Electricity production is responsible for a large part of CO2 emissions because a lot of it is produced by burning coal, oil or gas. Luckily with photovoltaics and wind power we already have cost competitive alternatives, but the big missing part is electricity storage on a grid scale. Chemical batteries are expensive, toxic and have limited live times. The main tool we have to store electrical power is water pump storage, where excess electricity is used to pump water up into the dams of hydro power stations and then released again when demand is high. Innovations will be desperately needed in this area and should be a big focus of research. One interesting approach for electricity storage is the idea of stacking concrete blocks on top of each other to use them similar to pump storage, like Energy Vault is planning to do See the Energy Vault website for an animation of how this could work. If this could be scaled up it would make a great combination for large scale solar installations . Synthesis of complex hydrocarbons from atmospheric CO2 with renewable electricity directly from sunlight via artificial photosynthesis would also be a promising avenue of energy storage, since the existing oil based infrastructure we have could be used with such CO2 neutral fuels. All of these areas would be a good examples in the short to mid term category.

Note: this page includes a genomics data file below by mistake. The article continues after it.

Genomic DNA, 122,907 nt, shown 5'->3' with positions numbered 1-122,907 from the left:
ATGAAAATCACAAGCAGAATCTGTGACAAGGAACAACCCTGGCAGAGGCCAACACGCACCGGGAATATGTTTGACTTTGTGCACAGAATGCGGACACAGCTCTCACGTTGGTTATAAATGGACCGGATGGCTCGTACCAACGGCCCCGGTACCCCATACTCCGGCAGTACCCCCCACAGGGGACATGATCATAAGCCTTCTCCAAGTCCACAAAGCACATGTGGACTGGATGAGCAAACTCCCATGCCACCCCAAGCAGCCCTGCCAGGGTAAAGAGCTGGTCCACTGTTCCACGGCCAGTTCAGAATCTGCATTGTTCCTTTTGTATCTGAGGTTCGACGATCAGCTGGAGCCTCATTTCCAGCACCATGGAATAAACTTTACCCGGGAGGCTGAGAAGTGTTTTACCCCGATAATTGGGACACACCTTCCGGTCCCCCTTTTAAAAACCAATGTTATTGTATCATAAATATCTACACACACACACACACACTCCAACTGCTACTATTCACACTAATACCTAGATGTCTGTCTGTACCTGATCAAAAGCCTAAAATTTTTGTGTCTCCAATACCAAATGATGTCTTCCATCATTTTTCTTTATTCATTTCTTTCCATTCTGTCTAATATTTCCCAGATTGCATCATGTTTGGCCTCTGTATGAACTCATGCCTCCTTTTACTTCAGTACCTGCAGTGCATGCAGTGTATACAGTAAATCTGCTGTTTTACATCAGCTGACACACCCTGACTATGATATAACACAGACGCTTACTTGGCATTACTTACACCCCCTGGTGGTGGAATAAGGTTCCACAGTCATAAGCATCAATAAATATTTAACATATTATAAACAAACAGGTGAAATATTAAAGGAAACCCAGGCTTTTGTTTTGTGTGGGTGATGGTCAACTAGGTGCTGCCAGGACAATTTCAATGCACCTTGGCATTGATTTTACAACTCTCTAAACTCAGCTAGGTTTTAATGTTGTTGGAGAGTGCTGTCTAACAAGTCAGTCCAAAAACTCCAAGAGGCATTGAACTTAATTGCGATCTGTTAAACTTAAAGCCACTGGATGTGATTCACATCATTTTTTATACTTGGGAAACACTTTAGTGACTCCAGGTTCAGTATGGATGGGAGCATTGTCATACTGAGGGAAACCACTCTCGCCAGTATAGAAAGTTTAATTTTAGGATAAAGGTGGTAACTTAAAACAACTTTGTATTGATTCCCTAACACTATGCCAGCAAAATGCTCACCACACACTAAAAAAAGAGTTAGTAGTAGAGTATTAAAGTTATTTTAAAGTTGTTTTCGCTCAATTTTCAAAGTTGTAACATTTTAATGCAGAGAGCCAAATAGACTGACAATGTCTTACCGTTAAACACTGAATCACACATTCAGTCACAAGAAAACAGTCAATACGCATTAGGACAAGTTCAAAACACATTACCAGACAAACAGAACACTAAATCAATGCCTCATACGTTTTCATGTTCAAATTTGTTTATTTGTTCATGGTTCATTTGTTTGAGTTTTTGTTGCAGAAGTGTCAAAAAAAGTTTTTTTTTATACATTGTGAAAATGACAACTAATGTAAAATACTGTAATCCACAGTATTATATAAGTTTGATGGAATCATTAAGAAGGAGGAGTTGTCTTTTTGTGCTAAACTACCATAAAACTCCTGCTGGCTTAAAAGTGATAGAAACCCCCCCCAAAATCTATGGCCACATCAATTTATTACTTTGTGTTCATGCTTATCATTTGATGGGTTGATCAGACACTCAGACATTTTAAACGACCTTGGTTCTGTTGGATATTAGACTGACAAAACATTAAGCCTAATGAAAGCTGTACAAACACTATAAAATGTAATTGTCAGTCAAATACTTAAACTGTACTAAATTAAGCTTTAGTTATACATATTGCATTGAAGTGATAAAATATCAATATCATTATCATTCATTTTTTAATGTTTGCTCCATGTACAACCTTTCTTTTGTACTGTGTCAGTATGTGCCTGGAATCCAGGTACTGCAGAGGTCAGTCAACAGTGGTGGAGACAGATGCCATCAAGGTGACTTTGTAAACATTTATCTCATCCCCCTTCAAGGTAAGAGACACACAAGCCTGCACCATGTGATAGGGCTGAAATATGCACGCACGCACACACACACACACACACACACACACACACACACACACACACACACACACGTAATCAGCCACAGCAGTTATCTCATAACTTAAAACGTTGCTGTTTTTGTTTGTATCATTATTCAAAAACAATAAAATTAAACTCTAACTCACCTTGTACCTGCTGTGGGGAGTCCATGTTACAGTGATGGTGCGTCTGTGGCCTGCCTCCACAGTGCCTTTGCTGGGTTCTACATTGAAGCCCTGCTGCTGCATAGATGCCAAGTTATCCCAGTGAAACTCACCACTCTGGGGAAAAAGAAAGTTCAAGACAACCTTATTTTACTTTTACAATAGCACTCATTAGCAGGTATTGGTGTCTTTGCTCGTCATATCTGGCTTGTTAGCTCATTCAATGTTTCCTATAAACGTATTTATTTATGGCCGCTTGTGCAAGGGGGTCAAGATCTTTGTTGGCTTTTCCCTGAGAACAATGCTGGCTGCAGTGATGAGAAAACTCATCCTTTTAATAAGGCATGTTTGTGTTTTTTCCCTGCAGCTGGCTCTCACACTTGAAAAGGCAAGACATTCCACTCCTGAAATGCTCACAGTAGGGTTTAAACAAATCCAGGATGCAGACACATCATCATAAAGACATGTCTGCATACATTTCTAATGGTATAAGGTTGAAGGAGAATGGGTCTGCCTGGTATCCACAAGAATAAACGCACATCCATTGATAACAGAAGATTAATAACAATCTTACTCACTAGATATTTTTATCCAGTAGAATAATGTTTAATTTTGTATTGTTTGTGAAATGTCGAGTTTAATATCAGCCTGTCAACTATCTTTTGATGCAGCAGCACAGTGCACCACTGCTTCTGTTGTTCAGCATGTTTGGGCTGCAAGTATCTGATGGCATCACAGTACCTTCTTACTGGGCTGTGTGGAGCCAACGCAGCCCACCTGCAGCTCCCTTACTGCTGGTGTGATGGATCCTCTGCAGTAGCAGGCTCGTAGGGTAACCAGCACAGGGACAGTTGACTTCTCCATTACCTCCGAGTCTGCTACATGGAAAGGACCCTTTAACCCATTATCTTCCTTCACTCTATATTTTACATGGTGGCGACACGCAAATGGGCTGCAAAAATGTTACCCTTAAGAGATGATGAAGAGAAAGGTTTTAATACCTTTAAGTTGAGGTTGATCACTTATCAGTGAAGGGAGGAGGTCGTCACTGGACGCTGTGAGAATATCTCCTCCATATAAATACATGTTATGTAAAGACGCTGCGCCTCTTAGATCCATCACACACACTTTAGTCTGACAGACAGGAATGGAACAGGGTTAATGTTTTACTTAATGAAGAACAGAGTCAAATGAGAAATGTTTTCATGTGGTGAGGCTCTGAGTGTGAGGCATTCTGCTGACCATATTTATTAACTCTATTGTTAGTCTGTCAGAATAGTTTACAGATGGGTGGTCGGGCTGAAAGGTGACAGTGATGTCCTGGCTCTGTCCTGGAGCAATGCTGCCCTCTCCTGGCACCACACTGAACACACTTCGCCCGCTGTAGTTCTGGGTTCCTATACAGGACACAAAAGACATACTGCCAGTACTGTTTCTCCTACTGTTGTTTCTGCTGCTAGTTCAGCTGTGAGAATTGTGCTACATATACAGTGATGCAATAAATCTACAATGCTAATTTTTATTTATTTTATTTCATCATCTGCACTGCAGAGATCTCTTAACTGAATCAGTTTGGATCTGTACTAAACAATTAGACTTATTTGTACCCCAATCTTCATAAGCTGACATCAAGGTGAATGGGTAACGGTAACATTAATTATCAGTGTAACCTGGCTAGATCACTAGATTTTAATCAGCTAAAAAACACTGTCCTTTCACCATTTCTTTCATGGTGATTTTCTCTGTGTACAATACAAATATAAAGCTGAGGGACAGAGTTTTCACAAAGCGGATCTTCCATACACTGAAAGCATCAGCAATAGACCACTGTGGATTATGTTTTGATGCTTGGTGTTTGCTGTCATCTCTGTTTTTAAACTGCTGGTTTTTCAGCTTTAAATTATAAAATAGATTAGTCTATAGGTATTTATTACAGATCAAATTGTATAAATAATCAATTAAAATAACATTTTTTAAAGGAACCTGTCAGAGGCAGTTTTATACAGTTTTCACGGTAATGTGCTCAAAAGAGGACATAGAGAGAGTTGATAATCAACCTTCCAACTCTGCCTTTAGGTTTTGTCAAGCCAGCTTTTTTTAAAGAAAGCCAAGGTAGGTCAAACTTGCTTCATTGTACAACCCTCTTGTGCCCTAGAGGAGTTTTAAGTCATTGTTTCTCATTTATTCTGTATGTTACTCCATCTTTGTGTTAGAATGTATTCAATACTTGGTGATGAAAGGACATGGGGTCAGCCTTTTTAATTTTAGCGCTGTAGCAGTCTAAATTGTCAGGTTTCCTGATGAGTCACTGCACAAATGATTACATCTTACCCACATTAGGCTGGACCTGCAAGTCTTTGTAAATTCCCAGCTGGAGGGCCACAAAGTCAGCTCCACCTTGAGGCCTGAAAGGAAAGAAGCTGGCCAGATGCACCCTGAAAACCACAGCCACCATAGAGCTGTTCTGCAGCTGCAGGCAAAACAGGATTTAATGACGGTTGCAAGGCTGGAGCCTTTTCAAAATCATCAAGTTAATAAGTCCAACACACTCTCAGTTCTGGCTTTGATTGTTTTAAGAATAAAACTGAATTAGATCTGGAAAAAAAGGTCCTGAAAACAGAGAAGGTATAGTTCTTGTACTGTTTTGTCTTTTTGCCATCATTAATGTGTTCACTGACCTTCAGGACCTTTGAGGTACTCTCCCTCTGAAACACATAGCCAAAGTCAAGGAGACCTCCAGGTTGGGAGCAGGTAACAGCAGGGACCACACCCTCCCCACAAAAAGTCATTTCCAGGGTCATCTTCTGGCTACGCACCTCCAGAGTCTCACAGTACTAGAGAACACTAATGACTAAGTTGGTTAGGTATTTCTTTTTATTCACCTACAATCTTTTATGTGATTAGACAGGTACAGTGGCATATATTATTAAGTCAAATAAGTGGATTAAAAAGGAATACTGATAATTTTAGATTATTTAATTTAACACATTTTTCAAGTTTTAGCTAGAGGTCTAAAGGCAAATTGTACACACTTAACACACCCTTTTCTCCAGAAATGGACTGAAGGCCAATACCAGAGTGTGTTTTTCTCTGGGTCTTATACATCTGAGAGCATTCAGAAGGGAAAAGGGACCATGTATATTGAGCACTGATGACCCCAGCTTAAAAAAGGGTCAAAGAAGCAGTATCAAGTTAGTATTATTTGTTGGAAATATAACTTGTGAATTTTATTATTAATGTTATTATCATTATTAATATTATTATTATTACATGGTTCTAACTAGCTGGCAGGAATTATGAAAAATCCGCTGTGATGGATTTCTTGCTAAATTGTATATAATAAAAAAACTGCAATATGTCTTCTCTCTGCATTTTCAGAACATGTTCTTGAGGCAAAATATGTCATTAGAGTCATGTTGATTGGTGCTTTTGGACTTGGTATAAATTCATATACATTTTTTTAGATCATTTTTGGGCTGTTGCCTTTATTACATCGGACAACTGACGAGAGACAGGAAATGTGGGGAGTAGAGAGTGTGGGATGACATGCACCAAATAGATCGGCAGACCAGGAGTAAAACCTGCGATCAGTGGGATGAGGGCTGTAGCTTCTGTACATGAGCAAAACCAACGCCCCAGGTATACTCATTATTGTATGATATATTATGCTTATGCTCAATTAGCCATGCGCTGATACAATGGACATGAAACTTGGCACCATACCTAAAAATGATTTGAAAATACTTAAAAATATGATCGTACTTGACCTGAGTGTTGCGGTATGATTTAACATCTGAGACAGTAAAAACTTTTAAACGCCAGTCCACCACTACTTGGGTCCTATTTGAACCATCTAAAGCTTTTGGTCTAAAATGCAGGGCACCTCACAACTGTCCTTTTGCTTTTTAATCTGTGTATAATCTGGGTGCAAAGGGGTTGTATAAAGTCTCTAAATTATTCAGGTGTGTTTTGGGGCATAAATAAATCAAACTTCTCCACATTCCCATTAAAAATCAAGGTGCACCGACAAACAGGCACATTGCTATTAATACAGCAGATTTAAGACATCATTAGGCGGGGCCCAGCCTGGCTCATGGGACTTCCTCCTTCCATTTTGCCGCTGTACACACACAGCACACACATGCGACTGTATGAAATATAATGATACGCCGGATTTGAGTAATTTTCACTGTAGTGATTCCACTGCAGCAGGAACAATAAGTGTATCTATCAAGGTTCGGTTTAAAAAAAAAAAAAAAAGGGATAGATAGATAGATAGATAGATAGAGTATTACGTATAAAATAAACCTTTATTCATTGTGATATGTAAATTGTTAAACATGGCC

Finally for the long term we should start doing research and development for alternative means of “negative emissions”. These are ways to get CO2 out of the atmosphere again - either by using new technology or, more traditionally, by planting new trees. Remarkably, all IPCC scenarios that end up with warming of less than 2 degrees Celsius by 2100 depend on large amounts of negative emissions in the second half of the 21st century - there is simply no realistic alternative anymore for getting there with emission cuts alone.